The triple-punch disaster in Japan -- the massive earthquake, tsunami and nuclear-reactor crisis -- is creating serious concerns about the nation's food supply.

Japan consumes most of the agriculture that it produces, with food products like seafood, dairy and vegetables reportedly accounting for only 0.5% of the country's total exports. Rising radiation levels from damaged nuclear power plants, meanwhile, have prompted Japanese authorities to stop shipments of milk and some vegetables produced in the region around the reactors.

Some fear that the disaster also could severely impact U.S. meat exports to Japan. Growth of those exports has been recovering from several years of restrictions in Asia after concerns about tainted U.S. beef. But industry officials remain optimistic.

Operations 'Severely Impacted'

"When we take a look at this whole Tohoku [Northeastern Japan] region, there's like four major prefectures have been affected," says Phillp Seng, President and CEO of the U.S. Meat Export Federation (USMEF), in a recent radio interview. "People have to realize it's only about 2% of the population, and about 2% of the GDP. But what they produce is about 16% of the pork, about 12% of the beef and about 15% of the poultry, and all those operations have been severely impacted."

According to the Federation, less than half of Tohoku's 17 wholesale cattle markets have resumed normal operations, but the disruption should still only have a regional effect. Japan produces about 43% of the beef and 53% of the pork that it consumes.

For his part, Seng, who spent years living in and working in Japan, expects a shortage of domestic meat. That shortage, he says, will create "a need to bring in more meat products -- and so the outlook I think looks promising as far as [U.S.] exports and meeting our forecasts and possibly even exceeding our forecasts for Japan."

For now, USMEF Is retaining its earlier 2011 forecast figures for U.S. pork and beef exports to Japan. That forecast calls for 153,000 metric tons of beef, valued at $790 million, to be exported to Japan this year -- representing a 23% increase over last year. The group expects U.S. pork exports to Japan to increase 3% this year to 447,000 metric tons, valued at $1.7 billion.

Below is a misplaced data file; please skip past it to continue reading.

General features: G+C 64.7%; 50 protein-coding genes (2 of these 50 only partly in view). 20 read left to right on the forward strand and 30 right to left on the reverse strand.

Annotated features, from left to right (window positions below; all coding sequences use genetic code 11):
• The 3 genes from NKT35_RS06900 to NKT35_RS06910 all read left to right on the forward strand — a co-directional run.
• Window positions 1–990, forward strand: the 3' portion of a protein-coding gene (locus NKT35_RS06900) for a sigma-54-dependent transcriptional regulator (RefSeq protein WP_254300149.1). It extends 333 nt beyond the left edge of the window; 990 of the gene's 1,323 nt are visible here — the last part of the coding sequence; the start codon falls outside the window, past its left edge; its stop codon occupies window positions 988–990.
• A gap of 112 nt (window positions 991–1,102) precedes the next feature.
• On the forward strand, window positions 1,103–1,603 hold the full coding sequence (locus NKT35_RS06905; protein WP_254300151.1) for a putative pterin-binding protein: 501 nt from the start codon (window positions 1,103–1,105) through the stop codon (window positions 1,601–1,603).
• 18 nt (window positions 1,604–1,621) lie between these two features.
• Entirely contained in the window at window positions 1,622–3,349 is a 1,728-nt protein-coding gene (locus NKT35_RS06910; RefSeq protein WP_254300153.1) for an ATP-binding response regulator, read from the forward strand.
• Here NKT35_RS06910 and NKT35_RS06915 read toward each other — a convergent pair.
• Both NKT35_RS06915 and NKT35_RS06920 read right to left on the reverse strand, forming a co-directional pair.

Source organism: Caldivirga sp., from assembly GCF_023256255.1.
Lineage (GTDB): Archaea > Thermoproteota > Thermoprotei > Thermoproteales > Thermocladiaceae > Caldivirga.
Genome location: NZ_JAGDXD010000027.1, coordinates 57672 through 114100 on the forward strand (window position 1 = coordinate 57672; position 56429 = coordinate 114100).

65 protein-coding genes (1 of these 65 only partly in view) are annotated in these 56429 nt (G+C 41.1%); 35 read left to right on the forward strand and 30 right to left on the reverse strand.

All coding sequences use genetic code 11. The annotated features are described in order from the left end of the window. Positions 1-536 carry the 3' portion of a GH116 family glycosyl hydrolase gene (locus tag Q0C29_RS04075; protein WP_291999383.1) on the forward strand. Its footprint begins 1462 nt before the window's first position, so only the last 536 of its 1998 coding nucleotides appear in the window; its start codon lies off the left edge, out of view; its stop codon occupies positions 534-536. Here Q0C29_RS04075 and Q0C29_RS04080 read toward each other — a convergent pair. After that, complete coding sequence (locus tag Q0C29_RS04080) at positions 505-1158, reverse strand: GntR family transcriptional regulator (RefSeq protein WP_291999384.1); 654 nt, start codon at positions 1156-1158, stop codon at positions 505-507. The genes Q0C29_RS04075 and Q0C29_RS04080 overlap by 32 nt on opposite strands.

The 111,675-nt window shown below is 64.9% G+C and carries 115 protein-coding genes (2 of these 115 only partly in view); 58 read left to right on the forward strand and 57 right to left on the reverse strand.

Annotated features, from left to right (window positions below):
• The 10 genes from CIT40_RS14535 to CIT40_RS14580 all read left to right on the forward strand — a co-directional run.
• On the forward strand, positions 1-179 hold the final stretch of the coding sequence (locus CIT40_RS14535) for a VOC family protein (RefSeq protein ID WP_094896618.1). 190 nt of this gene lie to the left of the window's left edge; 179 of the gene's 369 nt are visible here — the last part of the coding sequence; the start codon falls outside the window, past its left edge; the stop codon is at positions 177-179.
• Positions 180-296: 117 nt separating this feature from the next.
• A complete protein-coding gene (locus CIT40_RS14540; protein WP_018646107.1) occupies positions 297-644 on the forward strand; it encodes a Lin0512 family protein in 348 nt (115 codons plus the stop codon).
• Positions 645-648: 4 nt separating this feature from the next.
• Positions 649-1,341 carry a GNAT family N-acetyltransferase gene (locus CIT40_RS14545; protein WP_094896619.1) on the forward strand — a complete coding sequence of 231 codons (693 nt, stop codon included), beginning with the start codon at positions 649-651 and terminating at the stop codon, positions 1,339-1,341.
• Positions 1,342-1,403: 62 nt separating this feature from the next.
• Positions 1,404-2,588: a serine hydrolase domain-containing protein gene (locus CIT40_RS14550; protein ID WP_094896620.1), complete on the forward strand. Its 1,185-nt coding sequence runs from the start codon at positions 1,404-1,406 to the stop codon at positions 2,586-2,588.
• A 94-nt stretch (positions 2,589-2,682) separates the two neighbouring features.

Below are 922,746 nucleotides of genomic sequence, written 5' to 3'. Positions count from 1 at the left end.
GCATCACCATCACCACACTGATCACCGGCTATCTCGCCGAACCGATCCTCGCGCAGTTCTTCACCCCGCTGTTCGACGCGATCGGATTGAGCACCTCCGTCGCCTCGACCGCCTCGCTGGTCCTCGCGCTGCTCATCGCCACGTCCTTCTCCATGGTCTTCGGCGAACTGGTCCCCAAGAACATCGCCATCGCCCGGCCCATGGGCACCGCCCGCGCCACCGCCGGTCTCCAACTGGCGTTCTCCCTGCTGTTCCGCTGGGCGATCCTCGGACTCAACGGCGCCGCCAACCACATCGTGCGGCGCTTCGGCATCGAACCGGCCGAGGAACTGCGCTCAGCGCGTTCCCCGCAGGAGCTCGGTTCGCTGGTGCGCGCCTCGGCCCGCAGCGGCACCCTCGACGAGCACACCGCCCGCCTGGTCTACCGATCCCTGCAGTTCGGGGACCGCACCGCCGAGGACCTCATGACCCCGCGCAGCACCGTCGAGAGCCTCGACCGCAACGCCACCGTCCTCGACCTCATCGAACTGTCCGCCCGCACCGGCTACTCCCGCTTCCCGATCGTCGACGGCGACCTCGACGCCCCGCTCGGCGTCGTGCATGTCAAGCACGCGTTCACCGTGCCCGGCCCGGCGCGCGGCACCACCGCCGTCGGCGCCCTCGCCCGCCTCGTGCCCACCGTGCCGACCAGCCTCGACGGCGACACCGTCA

Supply Chain Concerns

Of course, those U.S. meat exports need an vast infrastructure to get them to the Japanese market, and large swaths of Japan's roads, buildings and electric grid have been damaged by the disaster. But USMEF says much of its beef and pork are arriving at ports that weren't damaged by the quake, such as in Tokyo and south of the capital. And the Federation says that most the ports damaged by the quake are expected to reopen this week.

The nation's rolling blackouts are also affecting refrigeration in some areas, as well as ground transportation. Cold storage facilities in Japan are still being cleaned up, and electricity to those facilities is inconsistent.

"It is far too early to speculate about the long-term impact of this disaster on the nationwide economy of Japan," USMEF said in a recent statement to its members, "but even in recent economic times that were considered sluggish, Japan has remained a very robust market for U.S. beef and pork."

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Didn't Japan ban all beef imports from America because of a mad cow disease scare in Canada? Werem't any mad cow disease infected cattle in America, just a notion that there could be. Funny how America announced we won't be importing produce from the effected areas around the Japanese nuke plants, what about the rest of Japan? We're getting radiation readings now on our west coast 5,000 miles away but we shouldn't be concerned about imported seafood and vegetation from "non efected" areas of Japan? Why do trade isssues with Japan always go one way to protect the Japanese over Americans? We've lost hundreds of thousands of good paying jobs in America in order to satisfy the Japanese economic machine?

What about the threat of American beef being infected with mad cow desease now? Suddenly it's ok to eat. I guess that's better than "precooked glow in the dark" Japanese nuke beef.

America constantly bends over and takes it for Japan. Remember Pearl Harbor!

March 24 2011 at 5:35 PM Report abuse rate up rate down Reply
1 reply to capenv's comment

On 27 July 2006, Japan lifted the ban on imports of beef from cattle 20 months of age and younger. In order to protect Japanese consumers from mad cow disease, only meat from cattle that is less than 21 months old is accepted; and spinal cords, vertebrae, brains and bone marrow must be removed.

March 24 2011 at 6:21 PM Report abuse rate up rate down Reply